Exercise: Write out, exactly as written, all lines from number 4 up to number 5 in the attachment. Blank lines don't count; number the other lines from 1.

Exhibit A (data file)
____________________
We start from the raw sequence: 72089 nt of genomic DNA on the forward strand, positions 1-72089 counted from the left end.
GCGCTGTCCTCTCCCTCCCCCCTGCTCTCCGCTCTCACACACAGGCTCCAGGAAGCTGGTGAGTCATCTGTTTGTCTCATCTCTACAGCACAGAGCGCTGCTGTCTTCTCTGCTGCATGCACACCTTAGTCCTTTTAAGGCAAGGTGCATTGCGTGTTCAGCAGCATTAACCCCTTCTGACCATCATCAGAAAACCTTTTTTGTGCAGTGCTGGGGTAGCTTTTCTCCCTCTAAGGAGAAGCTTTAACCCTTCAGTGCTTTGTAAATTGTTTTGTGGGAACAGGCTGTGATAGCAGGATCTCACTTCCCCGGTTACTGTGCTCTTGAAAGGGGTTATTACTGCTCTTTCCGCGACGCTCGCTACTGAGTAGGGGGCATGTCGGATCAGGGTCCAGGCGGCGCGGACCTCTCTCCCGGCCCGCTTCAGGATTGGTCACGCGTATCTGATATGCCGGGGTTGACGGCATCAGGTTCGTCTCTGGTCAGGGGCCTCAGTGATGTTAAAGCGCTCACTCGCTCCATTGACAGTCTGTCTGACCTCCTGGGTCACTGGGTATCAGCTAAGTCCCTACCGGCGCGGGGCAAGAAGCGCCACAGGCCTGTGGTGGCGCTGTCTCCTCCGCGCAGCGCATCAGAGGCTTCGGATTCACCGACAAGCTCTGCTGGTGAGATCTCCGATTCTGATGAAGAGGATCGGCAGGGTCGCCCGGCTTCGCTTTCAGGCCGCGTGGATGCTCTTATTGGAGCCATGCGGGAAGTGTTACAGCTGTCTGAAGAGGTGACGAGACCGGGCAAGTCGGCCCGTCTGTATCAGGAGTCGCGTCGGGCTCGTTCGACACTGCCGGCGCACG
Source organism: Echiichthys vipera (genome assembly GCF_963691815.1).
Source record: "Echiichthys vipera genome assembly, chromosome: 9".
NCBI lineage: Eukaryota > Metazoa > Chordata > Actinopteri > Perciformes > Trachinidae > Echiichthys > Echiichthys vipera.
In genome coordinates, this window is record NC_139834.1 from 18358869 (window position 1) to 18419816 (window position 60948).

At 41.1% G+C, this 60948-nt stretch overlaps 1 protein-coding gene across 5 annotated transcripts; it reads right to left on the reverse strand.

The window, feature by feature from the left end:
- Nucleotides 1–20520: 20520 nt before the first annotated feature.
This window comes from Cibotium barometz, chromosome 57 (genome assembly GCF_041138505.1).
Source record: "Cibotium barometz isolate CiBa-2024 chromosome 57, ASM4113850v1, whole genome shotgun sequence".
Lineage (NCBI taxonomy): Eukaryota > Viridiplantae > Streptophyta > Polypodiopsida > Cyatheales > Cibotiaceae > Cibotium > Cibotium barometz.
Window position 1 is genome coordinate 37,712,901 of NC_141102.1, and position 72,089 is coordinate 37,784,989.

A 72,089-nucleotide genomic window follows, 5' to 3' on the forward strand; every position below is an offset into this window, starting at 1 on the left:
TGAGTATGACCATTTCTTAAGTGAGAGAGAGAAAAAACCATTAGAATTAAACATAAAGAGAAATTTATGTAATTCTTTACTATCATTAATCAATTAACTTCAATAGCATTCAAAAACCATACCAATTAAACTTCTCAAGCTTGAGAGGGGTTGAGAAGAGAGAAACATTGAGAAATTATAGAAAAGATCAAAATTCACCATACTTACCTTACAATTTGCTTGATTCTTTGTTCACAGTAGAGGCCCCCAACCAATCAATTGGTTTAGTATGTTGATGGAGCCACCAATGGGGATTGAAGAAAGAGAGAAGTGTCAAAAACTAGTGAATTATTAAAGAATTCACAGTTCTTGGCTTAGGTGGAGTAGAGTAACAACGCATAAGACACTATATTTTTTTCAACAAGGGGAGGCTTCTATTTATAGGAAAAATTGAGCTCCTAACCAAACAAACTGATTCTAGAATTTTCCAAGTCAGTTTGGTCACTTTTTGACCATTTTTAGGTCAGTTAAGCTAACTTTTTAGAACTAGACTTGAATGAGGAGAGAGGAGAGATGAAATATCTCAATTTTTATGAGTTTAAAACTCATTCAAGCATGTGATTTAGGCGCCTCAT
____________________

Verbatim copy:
Source record: "Echiichthys vipera genome assembly, chromosome: 9".
NCBI lineage: Eukaryota > Metazoa > Chordata > Actinopteri > Perciformes > Trachinidae > Echiichthys > Echiichthys vipera.